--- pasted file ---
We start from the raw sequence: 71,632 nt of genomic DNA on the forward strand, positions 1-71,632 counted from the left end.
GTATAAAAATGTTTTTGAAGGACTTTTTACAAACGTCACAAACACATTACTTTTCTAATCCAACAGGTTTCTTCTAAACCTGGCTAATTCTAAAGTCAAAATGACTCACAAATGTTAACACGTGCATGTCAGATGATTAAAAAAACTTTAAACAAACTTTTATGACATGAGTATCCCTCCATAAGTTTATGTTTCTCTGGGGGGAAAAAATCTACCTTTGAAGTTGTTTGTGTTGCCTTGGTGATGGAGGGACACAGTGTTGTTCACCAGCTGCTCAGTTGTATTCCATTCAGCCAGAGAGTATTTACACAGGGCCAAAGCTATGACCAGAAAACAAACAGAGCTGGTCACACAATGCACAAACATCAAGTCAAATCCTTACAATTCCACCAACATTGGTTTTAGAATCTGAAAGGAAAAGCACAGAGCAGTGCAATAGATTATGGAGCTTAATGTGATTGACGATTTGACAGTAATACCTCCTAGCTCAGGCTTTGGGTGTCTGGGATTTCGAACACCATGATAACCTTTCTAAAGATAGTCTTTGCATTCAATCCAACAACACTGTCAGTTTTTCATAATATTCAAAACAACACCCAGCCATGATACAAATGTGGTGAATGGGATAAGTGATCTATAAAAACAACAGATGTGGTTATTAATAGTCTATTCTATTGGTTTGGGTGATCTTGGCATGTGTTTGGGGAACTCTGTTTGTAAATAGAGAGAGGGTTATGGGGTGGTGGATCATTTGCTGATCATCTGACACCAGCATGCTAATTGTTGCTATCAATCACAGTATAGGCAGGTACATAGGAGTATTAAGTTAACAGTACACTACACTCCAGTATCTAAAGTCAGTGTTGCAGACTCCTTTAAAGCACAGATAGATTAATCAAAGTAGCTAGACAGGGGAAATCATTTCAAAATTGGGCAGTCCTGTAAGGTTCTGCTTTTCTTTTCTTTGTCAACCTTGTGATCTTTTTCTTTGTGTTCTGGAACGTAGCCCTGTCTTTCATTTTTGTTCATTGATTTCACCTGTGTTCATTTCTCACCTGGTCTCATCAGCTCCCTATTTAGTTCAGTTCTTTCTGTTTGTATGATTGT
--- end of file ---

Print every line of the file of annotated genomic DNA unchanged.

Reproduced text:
We start from the raw sequence: 71,632 nt of genomic DNA on the forward strand, positions 1-71,632 counted from the left end.
GTATAAAAATGTTTTTGAAGGACTTTTTACAAACGTCACAAACACATTACTTTTCTAATCCAACAGGTTTCTTCTAAACCTGGCTAATTCTAAAGTCAAAATGACTCACAAATGTTAACACGTGCATGTCAGATGATTAAAAAAACTTTAAACAAACTTTTATGACATGAGTATCCCTCCATAAGTTTATGTTTCTCTGGGGGGAAAAAATCTACCTTTGAAGTTGTTTGTGTTGCCTTGGTGATGGAGGGACACAGTGTTGTTCACCAGCTGCTCAGTTGTATTCCATTCAGCCAGAGAGTATTTACACAGGGCCAAAGCTATGACCAGAAAACAAACAGAGCTGGTCACACAATGCACAAACATCAAGTCAAATCCTTACAATTCCACCAACATTGGTTTTAGAATCTGAAAGGAAAAGCACAGAGCAGTGCAATAGATTATGGAGCTTAATGTGATTGACGATTTGACAGTAATACCTCCTAGCTCAGGCTTTGGGTGTCTGGGATTTCGAACACCATGATAACCTTTCTAAAGATAGTCTTTGCATTCAATCCAACAACACTGTCAGTTTTTCATAATATTCAAAACAACACCCAGCCATGATACAAATGTGGTGAATGGGATAAGTGATCTATAAAAACAACAGATGTGGTTATTAATAGTCTATTCTATTGGTTTGGGTGATCTTGGCATGTGTTTGGGGAACTCTGTTTGTAAATAGAGAGAGGGTTATGGGGTGGTGGATCATTTGCTGATCATCTGACACCAGCATGCTAATTGTTGCTATCAATCACAGTATAGGCAGGTACATAGGAGTATTAAGTTAACAGTACACTACACTCCAGTATCTAAAGTCAGTGTTGCAGACTCCTTTAAAGCACAGATAGATTAATCAAAGTAGCTAGACAGGGGAAATCATTTCAAAATTGGGCAGTCCTGTAAGGTTCTGCTTTTCTTTTCTTTGTCAACCTTGTGATCTTTTTCTTTGTGTTCTGGAACGTAGCCCTGTCTTTCATTTTTGTTCATTGATTTCACCTGTGTTCATTTCTCACCTGGTCTCATCAGCTCCCTATTTAGTTCAGTTCTTTCTGTTTGTATGATTGT